Auditor report reason to doubt province on SSRP
Wednesday, Jul 16, 2014 03:33 pm
We hope many Bow Valley residents, and even Albertans, are eagerly awaiting the release of the final South Saskatchewan Regional Plan from the provincial government soon. Yes, we know land use planning isn’t sexy, but like we’ve said before this regional plan is needed desperately to address multiple issues when it comes to how we use land in Alberta and particularly in the South Saskatchewan watershed.
However, recent news out of Edmonton gives us pause to question whether the grand land use planning scheme will actually achieve its fundamental goal to manage conflicting uses or even be able to measure outcomes set out in the plan.
The SSRP – one of several land use plans in the province under development– was released in a draft form last fall and open to feedback. Much was said about how little it did for land stewardship – this is a perfect document to achieve that objective in – flood mitigation and watershed protection – two very interconnected issues – and wildlife connectivity.
A recent report on the forest cover of the Eastern Slopes region of Alberta (see page 10) clearly shows that area is losing more trees and forest cover than industrial development in the oilsands and all for the sake of industry. The Eastern Slopes, however, is also critical habitat for multiple key species like grizzly bears, and wolverines.
There are protections afforded in the SSRP in the Eastern Slopes and the Castle, but only at high alpine elevations – an empty gesture meant to look good on paper and save this critical habitat for industrial pursuits like logging and resource extraction. One could argue it is nothing more than window dressing. And window dressing is something this government appears to be very good at.
Alberta’s auditor general Merwan Saher recently released a critical report on the Government of Alberta’s climate change strategy – saying six years after being introduced the government has failed to meet its targets, has not monitored its results and has yet to publish a single document on its outcomes.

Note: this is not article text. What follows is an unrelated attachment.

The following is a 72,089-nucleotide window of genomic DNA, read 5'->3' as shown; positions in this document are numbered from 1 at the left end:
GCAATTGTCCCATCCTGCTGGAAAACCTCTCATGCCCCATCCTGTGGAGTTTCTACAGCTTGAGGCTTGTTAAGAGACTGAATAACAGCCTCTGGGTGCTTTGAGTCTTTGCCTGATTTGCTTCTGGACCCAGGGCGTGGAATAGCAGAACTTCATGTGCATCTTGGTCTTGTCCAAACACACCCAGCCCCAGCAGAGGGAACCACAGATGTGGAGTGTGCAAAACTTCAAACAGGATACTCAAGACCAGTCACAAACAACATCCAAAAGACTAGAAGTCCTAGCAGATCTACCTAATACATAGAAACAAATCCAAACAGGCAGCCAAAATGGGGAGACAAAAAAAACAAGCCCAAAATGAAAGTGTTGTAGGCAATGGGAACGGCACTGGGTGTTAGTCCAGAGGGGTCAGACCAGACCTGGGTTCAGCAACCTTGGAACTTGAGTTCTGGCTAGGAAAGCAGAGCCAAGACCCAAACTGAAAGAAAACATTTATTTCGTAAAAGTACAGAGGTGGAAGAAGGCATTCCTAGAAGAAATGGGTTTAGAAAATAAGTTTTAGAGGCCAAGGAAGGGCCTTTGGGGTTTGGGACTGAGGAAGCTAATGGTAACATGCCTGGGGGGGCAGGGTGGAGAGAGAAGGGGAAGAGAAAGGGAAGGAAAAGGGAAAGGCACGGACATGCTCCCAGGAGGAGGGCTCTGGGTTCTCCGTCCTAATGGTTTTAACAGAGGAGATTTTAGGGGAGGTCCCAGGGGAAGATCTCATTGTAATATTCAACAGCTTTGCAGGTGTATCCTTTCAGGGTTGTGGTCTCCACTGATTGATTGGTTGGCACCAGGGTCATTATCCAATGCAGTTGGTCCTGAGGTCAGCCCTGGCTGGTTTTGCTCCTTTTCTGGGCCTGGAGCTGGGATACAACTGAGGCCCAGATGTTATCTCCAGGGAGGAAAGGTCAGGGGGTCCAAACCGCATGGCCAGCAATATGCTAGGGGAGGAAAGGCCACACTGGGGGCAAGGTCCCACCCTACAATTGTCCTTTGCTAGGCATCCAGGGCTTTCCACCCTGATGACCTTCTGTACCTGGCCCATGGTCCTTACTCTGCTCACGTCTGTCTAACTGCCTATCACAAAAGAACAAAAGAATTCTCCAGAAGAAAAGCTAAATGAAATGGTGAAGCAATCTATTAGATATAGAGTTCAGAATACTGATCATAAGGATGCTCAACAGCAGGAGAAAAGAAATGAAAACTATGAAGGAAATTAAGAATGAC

Even an implementation plan drafted in 2012 “lacked the information necessary to monitor performance of actions and the government’s overall progress” Saher wrote in his report.
So an issue as urgent and important as climate change has received nothing but meaningless platitudes through a strategy drafted and then never followed, measured or reported on. Is there any reason to believe this attitude, obviously set out to placate those of us concerned with the state of our natural environment, isn’t going to be repeated in the South Saskatchewan Regional Plan?
This is a plan that has been touted by Alberta Environment and Sustainable Resource Development Minister Diana McQueen as being able to give all interests what they want. Nothing could be more misplaced than that very attitude in a land use plan meant to resolve conflicts between uses on a land base that is over taxed by industry, used by recreation and home to endangered and threatened species. Something has to give.
Other officials have noted the means to achieve the goals, if there is any real interest in doing so, will take time. Yes, details take time, but one can just look to how well the government has done with its climate change strategy to realize they are likely just blowing smoke up our collective behind.
Time will tell, but we certainly don’t have our fingers crossed and hope the auditor general will track the SSRP as well and report back to Albertans in the future.